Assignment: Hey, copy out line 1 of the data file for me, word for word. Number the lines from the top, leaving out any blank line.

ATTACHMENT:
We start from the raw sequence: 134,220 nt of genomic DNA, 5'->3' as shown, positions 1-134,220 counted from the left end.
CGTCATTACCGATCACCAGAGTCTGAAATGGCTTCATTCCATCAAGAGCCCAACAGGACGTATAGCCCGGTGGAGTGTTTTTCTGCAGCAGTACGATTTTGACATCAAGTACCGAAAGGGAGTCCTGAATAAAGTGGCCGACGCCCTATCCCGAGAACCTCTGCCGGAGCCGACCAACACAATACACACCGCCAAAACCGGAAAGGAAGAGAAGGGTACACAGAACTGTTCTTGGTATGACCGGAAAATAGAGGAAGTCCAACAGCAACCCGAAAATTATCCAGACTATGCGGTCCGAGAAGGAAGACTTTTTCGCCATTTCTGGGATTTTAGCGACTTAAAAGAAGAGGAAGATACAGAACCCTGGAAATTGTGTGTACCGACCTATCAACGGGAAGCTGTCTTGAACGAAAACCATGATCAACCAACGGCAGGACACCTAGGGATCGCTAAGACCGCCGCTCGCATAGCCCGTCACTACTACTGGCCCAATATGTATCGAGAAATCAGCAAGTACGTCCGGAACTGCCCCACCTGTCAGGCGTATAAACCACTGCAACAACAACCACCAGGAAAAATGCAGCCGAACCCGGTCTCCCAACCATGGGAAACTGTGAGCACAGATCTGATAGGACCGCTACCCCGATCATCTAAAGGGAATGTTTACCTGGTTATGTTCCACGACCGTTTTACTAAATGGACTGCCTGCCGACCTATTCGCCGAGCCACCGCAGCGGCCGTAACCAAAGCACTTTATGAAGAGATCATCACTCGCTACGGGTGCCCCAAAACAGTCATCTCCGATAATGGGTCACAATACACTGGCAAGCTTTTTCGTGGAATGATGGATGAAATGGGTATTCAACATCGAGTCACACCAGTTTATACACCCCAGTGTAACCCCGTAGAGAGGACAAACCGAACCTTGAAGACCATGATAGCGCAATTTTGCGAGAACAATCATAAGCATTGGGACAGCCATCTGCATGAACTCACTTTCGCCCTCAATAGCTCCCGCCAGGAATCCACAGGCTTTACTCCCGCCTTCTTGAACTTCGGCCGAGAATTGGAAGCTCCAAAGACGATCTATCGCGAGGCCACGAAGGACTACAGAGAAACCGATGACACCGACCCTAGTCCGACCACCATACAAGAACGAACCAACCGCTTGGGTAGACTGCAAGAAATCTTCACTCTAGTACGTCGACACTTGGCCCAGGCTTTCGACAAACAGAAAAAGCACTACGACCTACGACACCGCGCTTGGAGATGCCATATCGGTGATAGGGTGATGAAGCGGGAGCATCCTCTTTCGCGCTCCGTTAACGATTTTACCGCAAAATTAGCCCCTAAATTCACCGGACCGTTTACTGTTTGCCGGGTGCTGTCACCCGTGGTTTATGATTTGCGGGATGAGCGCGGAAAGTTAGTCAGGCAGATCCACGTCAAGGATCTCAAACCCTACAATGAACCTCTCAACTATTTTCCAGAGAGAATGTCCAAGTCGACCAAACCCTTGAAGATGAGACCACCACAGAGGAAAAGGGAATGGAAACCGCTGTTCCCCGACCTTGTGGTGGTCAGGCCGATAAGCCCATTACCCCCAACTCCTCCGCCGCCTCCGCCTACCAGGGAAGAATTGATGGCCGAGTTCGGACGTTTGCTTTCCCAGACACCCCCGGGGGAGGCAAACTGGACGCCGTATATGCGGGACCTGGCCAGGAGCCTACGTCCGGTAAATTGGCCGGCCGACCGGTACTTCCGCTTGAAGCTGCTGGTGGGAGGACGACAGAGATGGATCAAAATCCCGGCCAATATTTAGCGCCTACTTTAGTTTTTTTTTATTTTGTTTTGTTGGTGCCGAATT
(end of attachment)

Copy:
We start from the raw sequence: 134,220 nt of genomic DNA, 5'->3' as shown, positions 1-134,220 counted from the left end.